This month a new piece of research was published in the Harvard Business Review about civility and rudeness: “The Price of Incivility: Lack of Respect Hurts Morale—and the Bottom Line.” Guess what? Civility at work creates results similar to happiness at work, and rudeness at work creates results that correlate to unhappiness at work.

Did you know rudeness at work is raging and is on the rise? According to researchers, 98 percent of workers polled said they experienced rudeness at work—with half of them experiencing it at least once a week, up from 25 percent in 1998.

Like unhappiness at work, rudeness at work undermines the bottom line. In a poll of 800 managers and employees in 17 industries, the researchers found the following statistics:

Among employees who have experienced incivility at work:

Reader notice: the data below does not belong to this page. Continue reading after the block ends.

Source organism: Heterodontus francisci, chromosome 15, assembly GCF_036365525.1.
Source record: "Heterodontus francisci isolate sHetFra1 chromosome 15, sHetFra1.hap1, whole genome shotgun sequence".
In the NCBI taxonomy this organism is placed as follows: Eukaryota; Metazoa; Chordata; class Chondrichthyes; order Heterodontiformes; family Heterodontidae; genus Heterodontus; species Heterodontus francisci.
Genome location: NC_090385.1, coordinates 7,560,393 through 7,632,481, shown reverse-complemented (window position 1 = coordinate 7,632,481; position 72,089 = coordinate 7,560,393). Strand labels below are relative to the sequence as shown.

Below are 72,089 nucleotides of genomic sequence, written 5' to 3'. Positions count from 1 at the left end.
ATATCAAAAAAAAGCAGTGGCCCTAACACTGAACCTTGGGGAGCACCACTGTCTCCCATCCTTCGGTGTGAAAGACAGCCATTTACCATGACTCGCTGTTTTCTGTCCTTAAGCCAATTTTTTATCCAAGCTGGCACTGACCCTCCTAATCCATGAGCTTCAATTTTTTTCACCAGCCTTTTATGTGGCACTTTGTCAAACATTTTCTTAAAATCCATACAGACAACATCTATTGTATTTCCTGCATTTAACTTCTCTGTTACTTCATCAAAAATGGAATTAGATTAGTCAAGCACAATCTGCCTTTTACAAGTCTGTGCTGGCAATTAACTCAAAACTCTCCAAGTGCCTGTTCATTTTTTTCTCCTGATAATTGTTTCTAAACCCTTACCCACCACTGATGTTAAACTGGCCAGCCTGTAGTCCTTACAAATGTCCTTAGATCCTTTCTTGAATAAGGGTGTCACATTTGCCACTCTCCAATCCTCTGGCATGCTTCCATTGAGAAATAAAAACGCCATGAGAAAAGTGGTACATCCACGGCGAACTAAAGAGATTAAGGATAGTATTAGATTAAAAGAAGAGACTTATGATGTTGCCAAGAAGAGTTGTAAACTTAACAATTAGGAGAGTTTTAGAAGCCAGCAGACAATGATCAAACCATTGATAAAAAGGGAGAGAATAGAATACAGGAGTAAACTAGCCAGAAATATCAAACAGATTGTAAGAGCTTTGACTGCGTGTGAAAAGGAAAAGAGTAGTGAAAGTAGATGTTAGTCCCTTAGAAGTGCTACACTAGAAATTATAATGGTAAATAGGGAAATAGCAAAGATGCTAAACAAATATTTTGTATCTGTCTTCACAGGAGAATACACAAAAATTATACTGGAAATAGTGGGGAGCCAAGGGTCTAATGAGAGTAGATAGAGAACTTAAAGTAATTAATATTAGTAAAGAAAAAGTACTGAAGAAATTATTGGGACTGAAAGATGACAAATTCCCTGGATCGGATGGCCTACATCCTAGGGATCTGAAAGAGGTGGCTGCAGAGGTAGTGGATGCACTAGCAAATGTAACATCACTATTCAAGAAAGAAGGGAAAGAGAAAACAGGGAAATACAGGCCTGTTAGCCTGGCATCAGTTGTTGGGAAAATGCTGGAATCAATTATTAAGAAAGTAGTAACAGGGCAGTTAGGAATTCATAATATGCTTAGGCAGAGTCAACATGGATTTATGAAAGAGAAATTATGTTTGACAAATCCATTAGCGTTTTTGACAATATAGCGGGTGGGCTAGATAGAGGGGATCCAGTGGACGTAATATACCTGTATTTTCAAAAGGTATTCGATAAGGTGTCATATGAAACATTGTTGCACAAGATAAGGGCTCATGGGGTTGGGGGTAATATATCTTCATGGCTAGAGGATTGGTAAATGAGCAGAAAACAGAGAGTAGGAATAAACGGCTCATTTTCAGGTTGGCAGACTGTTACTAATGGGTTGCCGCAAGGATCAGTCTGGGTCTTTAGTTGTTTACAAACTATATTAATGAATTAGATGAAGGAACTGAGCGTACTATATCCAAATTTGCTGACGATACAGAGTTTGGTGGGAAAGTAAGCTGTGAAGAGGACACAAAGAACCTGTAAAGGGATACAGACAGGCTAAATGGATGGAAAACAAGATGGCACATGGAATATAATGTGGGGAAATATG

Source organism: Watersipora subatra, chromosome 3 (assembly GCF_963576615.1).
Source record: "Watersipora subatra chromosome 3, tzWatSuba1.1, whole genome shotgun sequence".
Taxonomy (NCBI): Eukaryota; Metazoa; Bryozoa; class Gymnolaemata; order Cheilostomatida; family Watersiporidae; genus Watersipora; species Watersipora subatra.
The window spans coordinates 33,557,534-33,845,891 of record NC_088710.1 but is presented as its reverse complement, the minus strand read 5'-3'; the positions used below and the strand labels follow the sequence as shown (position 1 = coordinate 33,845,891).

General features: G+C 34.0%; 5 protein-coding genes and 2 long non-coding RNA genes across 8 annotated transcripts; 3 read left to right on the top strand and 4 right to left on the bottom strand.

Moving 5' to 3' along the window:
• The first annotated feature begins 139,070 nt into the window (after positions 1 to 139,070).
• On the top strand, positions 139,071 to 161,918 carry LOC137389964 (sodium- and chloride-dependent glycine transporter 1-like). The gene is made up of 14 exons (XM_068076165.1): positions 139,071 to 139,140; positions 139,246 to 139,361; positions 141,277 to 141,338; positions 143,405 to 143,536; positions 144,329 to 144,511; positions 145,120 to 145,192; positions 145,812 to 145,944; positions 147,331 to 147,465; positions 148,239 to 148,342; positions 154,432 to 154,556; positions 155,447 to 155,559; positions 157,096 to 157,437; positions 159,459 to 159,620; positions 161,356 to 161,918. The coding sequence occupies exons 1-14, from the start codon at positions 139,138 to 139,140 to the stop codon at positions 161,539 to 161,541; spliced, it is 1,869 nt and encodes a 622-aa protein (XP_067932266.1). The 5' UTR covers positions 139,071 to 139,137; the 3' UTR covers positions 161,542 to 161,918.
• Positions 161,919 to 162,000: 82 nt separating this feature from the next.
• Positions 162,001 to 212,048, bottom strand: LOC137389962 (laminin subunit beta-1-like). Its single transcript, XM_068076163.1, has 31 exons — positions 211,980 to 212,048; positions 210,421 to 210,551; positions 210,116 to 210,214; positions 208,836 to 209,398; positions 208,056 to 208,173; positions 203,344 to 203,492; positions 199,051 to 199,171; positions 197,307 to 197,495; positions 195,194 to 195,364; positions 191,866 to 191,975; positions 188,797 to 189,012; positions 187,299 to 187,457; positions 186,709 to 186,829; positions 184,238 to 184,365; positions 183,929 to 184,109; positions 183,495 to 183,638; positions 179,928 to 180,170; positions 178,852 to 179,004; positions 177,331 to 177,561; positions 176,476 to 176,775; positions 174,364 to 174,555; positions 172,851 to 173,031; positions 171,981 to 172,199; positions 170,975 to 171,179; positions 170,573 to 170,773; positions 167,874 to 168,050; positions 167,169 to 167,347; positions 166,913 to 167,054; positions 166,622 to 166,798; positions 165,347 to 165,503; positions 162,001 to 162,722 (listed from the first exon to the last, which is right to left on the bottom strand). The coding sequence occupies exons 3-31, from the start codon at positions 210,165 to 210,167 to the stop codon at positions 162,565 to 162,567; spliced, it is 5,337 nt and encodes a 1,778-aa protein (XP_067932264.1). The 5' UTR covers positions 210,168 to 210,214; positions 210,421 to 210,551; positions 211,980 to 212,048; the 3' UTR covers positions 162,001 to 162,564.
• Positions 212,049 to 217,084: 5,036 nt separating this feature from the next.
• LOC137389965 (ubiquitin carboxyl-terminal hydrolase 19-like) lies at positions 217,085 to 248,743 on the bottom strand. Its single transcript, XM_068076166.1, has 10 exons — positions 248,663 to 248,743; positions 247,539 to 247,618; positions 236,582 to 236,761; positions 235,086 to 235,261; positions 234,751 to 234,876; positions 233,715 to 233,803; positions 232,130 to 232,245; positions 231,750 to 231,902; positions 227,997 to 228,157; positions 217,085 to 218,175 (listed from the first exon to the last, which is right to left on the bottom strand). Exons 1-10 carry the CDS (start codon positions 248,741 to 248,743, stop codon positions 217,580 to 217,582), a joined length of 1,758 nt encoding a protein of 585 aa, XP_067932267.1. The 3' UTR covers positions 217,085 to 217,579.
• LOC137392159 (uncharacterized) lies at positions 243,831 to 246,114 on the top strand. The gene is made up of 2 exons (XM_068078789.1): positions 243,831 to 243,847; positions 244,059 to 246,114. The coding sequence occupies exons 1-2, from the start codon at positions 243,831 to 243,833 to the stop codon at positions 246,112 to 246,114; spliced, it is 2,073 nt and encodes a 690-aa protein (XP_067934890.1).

• 48% intentionally decreased their work effort
  • 47% intentionally decreased the time they spent at work
  • 38% intentionally decreased the quality of their work
  • 80% lost work time worrying about the incident
  • 63% lost work time avoiding the offender
  • 66% said their performance declined
  • 78% said their commitment to the organization declined
  • 12% said they left their job because of the uncivil treatment
  • 24% admitted to taking their frustration out on customers

Other studies have found that creativity suffers; performance and team spirit decline; and customers who witness the rude behaviors turn away. Sounds a lot like what happens with unhappiness at work.

It also sounds like a recipe for disaster—not a way to increase an organization’s profits or become known as an employer of choice. And it’s expensive! According to a study conducted by Accountemps and reported in Fortune, managers and executives at Fortune 1,000 firms spend 13 percent of their time—the equivalent of seven weeks per year—mending employee relationships and dealing with the aftermath of incivility. And just think of the costs should consultants and attorneys be brought in to help settle a situation.

So What’s a Leader to Do?